Some of the phrases we use in Practice seem inconsequential, but within the phrase is an exquisite teaching. Here is one of my favorites.
“How would it help you to know that?”
You might hear this phrase for any number of reasons. For example
- in response to a note you post to the Guestmaster asking why something is the way it is
- in Group if you inquire too closely into the antecedents or the personal life experience of your facilitator
- if you write the registration office to inquire if the Guide is facilitating a retreat so that you can decide whether or not to sign up
All these requests for information seem perfectly “normal,” even “intelligent,” but the response from Practice indicates otherwise!
“How would it help you to know that?” as a Teaching
Zen has no business with ideas. - D.T. Suzuki
In Practice, a question in answer to a question is a koan in disguise. It’s a signal to pay attention. It’s meant to catapult the practitioner from the realm of content to the realm of process. It’s a pointer to look at “what’s” asking, serving as a reminder that we are not practicing to perpetuate conditioned thinking but to transcend it.
Because ours is a practice of Zen, if the question provokes, offends, or disturbs the ego, if it challenges a conditioned way of thinking, if it puts us in touch with a boiling rage or a simmering resentment, it’s the most compassionate rejoinder possible! Our job when that happens is to learn to watch ego squirm and then chuckle at its antics.
The Why Question…
For things to reveal themselves to us, we need to be ready to abandon our views about them. - Thích Nhat Hanh
“Why” is lauded in the world of conditioned mind as a “gateway to understanding.” “Why” supposedly reveals those really important things, such as causality, purpose, meaning… The prevailing assumption is that there’s utility in figuring something out.
Yes, “why” contains the seeds of curiosity, but it can also cleverly conceal a movement into the abstract, into theories and hypotheses, into positions, preferences and beliefs. It takes us away from the throbbing intuition of direct experience to the ossified “certainty” of knowledge.
The spiritual journey is into the mystery of Emptiness, and in that endeavor “why” is not only not helpful, it can be a downright detriment. It’s the first step away from what is, simply because it is. This is why the Buddha never answered “why” questions.
Practice gently reminds us when we ask why that asking why is never helpful!
The “Who” Question!
When you know your own definition, flee from it,
that you may attain to the One that cannot be defined,
O sifter of the dust. -Rumi
Have you noticed the conditioned propensity to “get to know a person”? It’s the currency of connection to discover the antecedents, history, and narrative of the personality. Intimacy appears to come from knowing about someone – what they do, what they think, what they feel, what they prefer, their views, beliefs, positions. When we extend that conditioning into the context of spiritual work, we are programmed to believe that knowledge of “who” someone is and how they have become “who” they are is helpful to “me” if I want to become what “you” are.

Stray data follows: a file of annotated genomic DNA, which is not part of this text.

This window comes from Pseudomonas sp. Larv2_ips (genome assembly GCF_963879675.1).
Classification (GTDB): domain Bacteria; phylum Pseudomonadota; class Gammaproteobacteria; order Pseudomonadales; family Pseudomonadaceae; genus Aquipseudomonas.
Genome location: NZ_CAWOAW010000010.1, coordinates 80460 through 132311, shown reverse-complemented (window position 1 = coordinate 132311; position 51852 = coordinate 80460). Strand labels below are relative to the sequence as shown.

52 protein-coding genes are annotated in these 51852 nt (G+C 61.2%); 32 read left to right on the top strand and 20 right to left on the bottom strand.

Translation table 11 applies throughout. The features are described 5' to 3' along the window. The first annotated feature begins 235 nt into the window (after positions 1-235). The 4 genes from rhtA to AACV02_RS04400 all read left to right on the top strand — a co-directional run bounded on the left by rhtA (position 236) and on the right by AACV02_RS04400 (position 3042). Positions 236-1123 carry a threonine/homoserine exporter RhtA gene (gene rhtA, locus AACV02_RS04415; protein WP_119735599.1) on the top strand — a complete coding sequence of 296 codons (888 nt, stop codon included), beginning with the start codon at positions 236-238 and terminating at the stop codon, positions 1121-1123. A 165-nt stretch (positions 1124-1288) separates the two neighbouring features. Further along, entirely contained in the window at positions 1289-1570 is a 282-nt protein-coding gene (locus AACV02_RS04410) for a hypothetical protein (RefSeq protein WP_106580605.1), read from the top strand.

When we question the Guide about her past for example, or a facilitator about his or her spiritual history, if we compliment a monk for their service, attention turns to the “personality.”
We practice in the privileged environment precisely because it is constructed to keep out the personality. In this most holy of practice “spaces,” identity is irrelevant. It’s not that we are asked not to ask questions or are discouraged from showing appreciation. But it’s the role of Practice to compassionately recall us to what we are doing.
When we unconsciously wander into the territory of ego’s preoccupation with itself, we are recalled to the teaching “all things are without a self.”
“How would it help you to know that?” points to paying attention to whether or not our attention is on “knowing” the self or transcending it!
The “Me” Question
When we pay attention, everything enlightens. -Zen Proverb
Yes! There are many variables to consider when deciding to come on retreat. It’s after all “my” money, “my” time, “my” immortal soul. Really? Who is this “me” that “decides”? Ego always has a preference for the optimal conditions under which we should practice. But Practice reminds us that there is always only one decision: we are either practicing to end suffering or not.
Showing up to practice is making a choice for the Unconditional, unconditionally.
Showing up, no matter what, for a practice event is to move from an orientation of consumer to contributor. It’s one of the most important spiritual movements we make. It’s a movement to surrender the “self” lost in the self-hating conversation that believes it has nothing to give. It’s cultivating the humility to recognize that every node of life is Intelligence waking up to itself and can be our teacher.
When the registration office poses the question “How would it help you to know that?” when we ask who is leading a retreat, we are being invited to consider the value of practicing unconditionally. The question invites us to the perspective that what we seek is “what we are,” and ultimately that realization is something we have to arrive at for ourselves through practice.
As you go about your day, consider how the question “ How is it helpful for you to know that?” is your teacher. R/L